Being a nation full of starfuckers, it’s very evident that India loves its celebrities. We care for politicians more than politics, and ‘stars’ more than films. And when the interaction with celebrities is restricted to the occasional selfie, the rarest currency, the paparazzi fulfil a key function: They make the celebrity feel more human, taking pictures when they seem to be indulging in ‘normal people’ behaviour.
Bollywood paparazzi Manav Manglani has fashioned our lust for celebrities into a business, without even starting a company. He employs 10 people (eight photographers, one videographer and one editor) to supply approximately 20-30 online and print publications (including HT’s Desimartini, ABP News, Pinkvilla, etc), funnelling all the content through his Instagram page which has over four lakh followers*.
To figure out the biz, VICE asked Manglani about his candid camera empire.
VICE: How did you become a paparazzo?
Manav Manglani: I got a diploma in computers and animation, and got my first job in 1999 to design a website for Vashu Bhagnani. At that time, websites were in fashion, and used to have massive launches. Movie studios would call the actors and media for the launches of URLs like Armanthefilm.com (starring Amitabh Bachchan, Anil Kapoor and Preity Zinta, released in 2003).
After I designed the website of Sunny Deol’s The Hero: Love Story of Spy, he invited me to the film’s music launch. My pictures were published in Bombay Times, and I started getting invited to other events. I joined India FM (now rebranded as Bollywood Hungama) as their Photo Editor, and I started a section there that published photos from parties, events and [movie] sets. It was the most viewed section on the website.
Who is your favourite celebrity to photograph?
Aishwarya Rai. She steps out in rare cases, so taking her pictures is fun. She doesn’t hang [out] as much in the paparazzi circuit, and makes even rarer general appearances. Everyone else I can photograph at the airport, restaurant, salon, gym, etc, but her, I can’t.
How do you know where the celebrities hang out?
I make connections with managers, studios, so I know the hotspots in Bandra [Mumbai], like restaurants, pubs, salons etc. And for the airport, I have two people on duty full time in eight-hour shifts.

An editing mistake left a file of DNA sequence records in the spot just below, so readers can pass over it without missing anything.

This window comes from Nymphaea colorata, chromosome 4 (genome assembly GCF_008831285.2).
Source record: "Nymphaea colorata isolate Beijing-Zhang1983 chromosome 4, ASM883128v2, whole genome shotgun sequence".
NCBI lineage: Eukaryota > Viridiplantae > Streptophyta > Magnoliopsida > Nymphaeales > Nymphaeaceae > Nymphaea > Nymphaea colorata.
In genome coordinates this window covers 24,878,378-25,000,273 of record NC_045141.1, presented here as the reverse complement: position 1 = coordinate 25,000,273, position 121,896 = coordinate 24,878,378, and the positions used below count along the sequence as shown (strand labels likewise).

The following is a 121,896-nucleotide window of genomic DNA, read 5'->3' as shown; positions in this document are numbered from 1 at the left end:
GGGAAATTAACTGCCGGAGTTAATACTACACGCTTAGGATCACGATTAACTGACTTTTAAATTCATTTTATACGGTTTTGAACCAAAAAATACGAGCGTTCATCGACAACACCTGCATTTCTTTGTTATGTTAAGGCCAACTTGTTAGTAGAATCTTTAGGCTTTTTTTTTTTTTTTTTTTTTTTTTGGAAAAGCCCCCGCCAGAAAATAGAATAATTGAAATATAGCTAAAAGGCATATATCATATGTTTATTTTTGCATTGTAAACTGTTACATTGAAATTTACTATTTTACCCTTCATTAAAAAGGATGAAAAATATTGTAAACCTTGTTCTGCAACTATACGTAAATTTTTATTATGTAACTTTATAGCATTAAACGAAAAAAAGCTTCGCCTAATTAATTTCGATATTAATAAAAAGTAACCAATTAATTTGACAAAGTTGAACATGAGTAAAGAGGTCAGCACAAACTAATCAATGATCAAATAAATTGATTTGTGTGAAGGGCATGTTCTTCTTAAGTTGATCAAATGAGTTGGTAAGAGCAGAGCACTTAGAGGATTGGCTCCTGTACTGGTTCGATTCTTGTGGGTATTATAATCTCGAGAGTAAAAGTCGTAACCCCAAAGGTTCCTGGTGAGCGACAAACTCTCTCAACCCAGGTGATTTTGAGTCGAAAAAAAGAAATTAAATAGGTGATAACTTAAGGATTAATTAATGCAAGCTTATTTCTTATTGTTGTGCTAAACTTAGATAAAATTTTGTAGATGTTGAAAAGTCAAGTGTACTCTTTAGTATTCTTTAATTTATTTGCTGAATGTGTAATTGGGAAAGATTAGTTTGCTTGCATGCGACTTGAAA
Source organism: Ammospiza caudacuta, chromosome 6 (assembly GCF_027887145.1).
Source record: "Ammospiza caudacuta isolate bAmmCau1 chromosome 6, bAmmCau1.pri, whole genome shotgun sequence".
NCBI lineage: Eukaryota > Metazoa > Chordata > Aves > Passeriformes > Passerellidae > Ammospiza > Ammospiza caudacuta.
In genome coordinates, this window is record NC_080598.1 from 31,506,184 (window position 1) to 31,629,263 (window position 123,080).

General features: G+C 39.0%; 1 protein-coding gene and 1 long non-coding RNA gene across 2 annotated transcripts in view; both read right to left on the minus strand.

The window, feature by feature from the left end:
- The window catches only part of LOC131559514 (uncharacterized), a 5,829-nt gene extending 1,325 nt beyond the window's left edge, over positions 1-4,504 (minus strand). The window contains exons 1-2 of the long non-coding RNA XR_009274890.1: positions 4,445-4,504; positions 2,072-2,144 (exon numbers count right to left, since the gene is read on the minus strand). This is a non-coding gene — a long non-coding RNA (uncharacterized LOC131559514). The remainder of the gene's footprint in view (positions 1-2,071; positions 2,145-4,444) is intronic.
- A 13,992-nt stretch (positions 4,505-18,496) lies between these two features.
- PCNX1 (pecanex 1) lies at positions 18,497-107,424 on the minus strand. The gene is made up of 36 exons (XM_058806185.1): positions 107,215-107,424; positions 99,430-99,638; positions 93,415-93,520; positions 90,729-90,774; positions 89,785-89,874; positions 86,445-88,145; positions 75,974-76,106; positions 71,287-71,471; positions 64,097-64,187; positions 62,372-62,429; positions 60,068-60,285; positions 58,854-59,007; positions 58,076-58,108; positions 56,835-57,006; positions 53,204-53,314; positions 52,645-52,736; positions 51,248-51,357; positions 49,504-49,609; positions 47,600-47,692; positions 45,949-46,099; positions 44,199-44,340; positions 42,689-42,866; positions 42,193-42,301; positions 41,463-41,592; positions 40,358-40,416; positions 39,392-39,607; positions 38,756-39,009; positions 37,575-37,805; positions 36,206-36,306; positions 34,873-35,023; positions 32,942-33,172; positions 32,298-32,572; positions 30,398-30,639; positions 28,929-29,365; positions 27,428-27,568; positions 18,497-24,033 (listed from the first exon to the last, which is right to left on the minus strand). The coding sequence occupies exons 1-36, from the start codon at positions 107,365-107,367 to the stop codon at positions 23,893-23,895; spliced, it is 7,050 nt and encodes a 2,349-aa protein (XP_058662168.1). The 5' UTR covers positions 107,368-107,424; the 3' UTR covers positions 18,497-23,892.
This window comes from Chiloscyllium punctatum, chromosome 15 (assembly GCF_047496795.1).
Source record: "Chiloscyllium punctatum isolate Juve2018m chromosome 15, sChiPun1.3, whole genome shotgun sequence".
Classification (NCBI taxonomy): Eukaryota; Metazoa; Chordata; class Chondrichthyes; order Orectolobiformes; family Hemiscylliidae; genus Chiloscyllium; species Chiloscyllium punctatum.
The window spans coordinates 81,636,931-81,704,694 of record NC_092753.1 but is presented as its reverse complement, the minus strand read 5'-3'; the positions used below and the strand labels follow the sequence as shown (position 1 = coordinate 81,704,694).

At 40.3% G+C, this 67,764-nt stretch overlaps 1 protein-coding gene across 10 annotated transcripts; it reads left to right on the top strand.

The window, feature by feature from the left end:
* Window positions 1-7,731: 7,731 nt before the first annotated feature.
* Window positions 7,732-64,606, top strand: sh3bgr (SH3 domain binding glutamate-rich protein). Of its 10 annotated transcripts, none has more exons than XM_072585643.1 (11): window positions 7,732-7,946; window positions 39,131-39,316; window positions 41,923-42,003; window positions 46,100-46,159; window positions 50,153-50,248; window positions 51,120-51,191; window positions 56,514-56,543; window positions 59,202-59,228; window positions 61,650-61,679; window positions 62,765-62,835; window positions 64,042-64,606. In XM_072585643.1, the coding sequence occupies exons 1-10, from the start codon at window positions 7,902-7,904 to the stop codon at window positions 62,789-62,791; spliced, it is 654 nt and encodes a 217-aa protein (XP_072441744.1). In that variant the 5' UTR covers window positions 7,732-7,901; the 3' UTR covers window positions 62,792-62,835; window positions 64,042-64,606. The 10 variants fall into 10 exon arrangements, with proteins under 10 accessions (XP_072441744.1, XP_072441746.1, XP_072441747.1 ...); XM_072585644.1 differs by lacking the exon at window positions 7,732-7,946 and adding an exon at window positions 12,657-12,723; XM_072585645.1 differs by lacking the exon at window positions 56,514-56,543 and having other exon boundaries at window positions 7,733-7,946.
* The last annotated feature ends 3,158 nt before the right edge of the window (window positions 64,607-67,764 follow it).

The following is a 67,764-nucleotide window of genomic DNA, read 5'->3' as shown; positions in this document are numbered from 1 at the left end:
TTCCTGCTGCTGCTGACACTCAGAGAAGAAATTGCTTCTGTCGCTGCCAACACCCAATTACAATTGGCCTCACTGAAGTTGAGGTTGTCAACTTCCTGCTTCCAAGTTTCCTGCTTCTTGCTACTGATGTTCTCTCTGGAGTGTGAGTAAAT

How do you get the “airport look”?
My studio connections give us shoot schedules for movies. From there I know what day a movie is scheduled to be shot in another city, let’s say Chennai. Except Amitabh, Shah Rukh and Akshay, everyone takes general flights to travel in India, so I alert our photographer to look out for all passengers going to Chennai on the two days before the shoot is scheduled.
And if there's a look the star wants to be clicked in, I am sometimes tipped by their manager.
What is the most extreme thing you’ve done for a photo?
Shilpa Shetty got married at her friend Kiran Bawa’s bungalow outside Mumbai. So, to get an exclusive picture, I climbed a tree outside their house, and got a good zoomed-in image of her while taking her pheras.
Even Lara Dutta’s wedding photo was challenging. She got married at the Taj [hotel] in Goa, which is on a hill. Media wasn’t allowed to enter from the main gate, so I went to the other side of the hill, climbed for 45 minutes, and got my picture. She was shocked to see us up there.
Describe the weirdest interaction you’ve had with a celebrity while trying to take a picture.
Five or six years ago, after a night of partying, Shah Rukh, despite knowing that me and some others had been standing for hours, asked us to not click his picture. “ Main thak gaya hun, mat kheecho (I’m tired),” he said and left. But after driving for only seconds, he got out, ran towards us, said, “Sorry yaar,” and hugged us. He added, “Next time accha picture doonga.” (I’ll give you a good picture next time.)
How does the average paparazzi day go?
We have to stand outside places for a long time. You drink water, pick up food from roadside vendors. Sometimes you have to stand for 8-10 hours to get a picture. Salman is nice in this regard, he sends biryani and water to those who regularly stand outside his house. Woh banda accha hai (That dude is nice). Sanjay Dutt and Shah Rukh also send sometimes. They’ve known us for a long time.
What is the best thing a celebrity has done for you?
One time at the airport I was backpedaling while taking a picture. I slipped and was falling when Akshay [Kumar] picked me up mid-air. Unse agile aur fit koi bhi nahi hai (No one is as agile and fit as him). He saved my back as well as my camera.
How has Instagram helped your business?
It helps in getting work. If a brand is collaborating with some celebrity, they want me to shoot for them so that the image is featured on my page. On brand launches, for example, I take pictures for them, and then mention the brand in the caption.
Have you ever been asked to redact an image?
Very rarely. But recently Zoya [Akhtar] asked me to take down Ranveer and Alia’s image with their look from Gully Boy because she feared it would go viral. I took it down because it’s her film; she must’ve had a plan to unveil the look..
But hamara bhi toh kaam hai (It’s also our job). It was being shot on the road. If a fan takes a picture and uploads it, it’s okay. But if I publish, it becomes viral, so I took it out. Karna padhta hai (We have to do these things). But I didn’t take down the Ranbir Kapoor’s look for Sanjay Dutt’s biopic. Dia Mirza was a bit angry with me.
*at last count.
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This article originally appeared on VICE IN.